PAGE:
Multiple Marriages definitely were a result of my Living on the Autism Spectrum:
-Marriage #1 was to escape the home of my parents (my dad required me to marry to leave home);
-Marriage #2 was to expand my horizons marrying someone wealthier and better educated;
-Marriage #3 was for LOVE, full of passion, do-or-die commitment and more drama than I knew was possible.
My Autism Spectrum learning issues complicated and undermined these Multiple Marriages because of my
-Tendency to hyper-focus;
-Poor self-control and awareness;
-Lack of self-confidence.
Sadly, during marriage #3 I started to recall I was abused as a child. This often happens when our own child reaches the same age as when we were first abused. As the horrors of the events slowly come back, we also become anxious that our child will experience that same abuse. That anxiety never goes away. Thankfully, it also gives us a kind of sixth sense into our child’s emotions so we can tell when they are struggling with an issue, hopefully before it turns abusive. That sixth sense forever haunts us when we feel our child is in a danger. That intuition is so strong I became extremely fearful about the middle school my son was attending and made the decision to home school him.
Dr. Daniel Amen, child psychiatrist, has become more well-known for his brain mappings, or scans, which show how our learning differences actually look in the scans of our brains. He is fond of saying that ADD-ADHD-Dyslexia is not just one thing so one treatment is not the answer. He has many things to say about how diet, medication intolerance and other outside factors can make our differences worse than necessary. He has several videos on YouTube, but here is one of my favorites: “Healing ADD — See and Heal the 7 Types.”
My ADD-Dyslexia diagnosis in my thirties was a revelation; I no longer felt stupid. The diagnosis gave me relief and explained my hyper-focused tendencies, common for ADD learners. Being hyper-focused is an extreme blessing but can also be our curse. If you have ever met someone so focused on something that they do not talk, eat, drink or shower, that is hyper-focus. Many hyper-focused moments are borderline manic, and are not a good thing. The closest most “normal” people come to being hyper-focused is during a new relationship.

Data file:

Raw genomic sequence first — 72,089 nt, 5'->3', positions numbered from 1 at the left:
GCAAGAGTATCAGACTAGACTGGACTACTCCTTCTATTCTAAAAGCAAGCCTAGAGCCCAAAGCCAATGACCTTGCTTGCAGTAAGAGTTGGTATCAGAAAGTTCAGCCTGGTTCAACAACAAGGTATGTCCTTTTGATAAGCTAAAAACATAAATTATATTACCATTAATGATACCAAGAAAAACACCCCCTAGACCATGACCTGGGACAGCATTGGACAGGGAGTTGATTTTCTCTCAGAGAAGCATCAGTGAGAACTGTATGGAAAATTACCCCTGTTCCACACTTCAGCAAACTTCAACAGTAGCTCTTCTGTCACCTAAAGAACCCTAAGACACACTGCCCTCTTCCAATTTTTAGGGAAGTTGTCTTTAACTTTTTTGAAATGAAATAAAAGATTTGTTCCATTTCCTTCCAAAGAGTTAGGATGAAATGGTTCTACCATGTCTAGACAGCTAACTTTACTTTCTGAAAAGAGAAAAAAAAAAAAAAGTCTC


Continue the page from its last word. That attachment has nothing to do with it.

Multiple Marriages, Trial Marriages
Many researchers have called multiple marriages “trial marriages.” I agree, but that’s a sad comment on our society. I prefer to blame mine on my learning differences. But we should also remember how popular soap operas were during the 50-60’s — another new creation for Baby Boomers. These daytime serial dramas had lots of drama, poor life choices, and people with no moral compass. The popular movies of the day: “Gidget,” “Beach Blanket,” and Elvis romantic comedies added more fantasy about marriages. Common themes centered on how to find that perfectly gorgeous, surfing, indifferent boyfriend who never talked about higher education or career goals, let alone children or a 401k! The ADD-ADHD-Dyslexic person believes what they see on television and in movies. Unrealistic expectations of relationships, marriages and parenting set us up for 100% failure. We do not know or understand the difference.
Multiple Marriages, Complications
Recently, our family found we had several members with a form of Autism, called Asperger’s Syndrome. This learning deficiency has the following characteristics:
-It runs in multiple generations;
-Is mostly in men;
-Asperger’s individuals display an inability to develop social skills;
-Most often cannot recognize the facial emotions of others;
-Many are not comfortable with or able to follow conversations.
The Autism revelation further explained dysfunctions in multiple family members, and definitely put my story in perspective. People with Autism do not like to be touched or drink carbonated beverages, are sensitive to lights, fabrics and sound. There is a clear dis-connect between their thinking and those around them.
Multiple Marriages and More
Living with ADD-ADHD-Dyslexia complicates and promotes Multiple Marriages. They are also aided by easier divorce laws. When we combine the complications of learning and social deficiencies, serial marriages happen, a lot. My saving grace? I met someone with similar traits and equally impaired but who positively glowed with skills and talents I could never have. We are a complicated but successful team: think Lucille Ball and Desi Arnaz. Thankfully, our son is perfect and smart with barely a hint of his parents’ learning and social issues. My only worry is that his father and I may not have given him the life skills he needs to develop a strong relationship with someone he wants to marry and have children. But I am hoping for the best, because he deserves it.
“Those without religious beliefs should have what is called ‘secular ethics’ in their lives.”
Recommended Reading: The Princess Diarist, by Carrie Fisher
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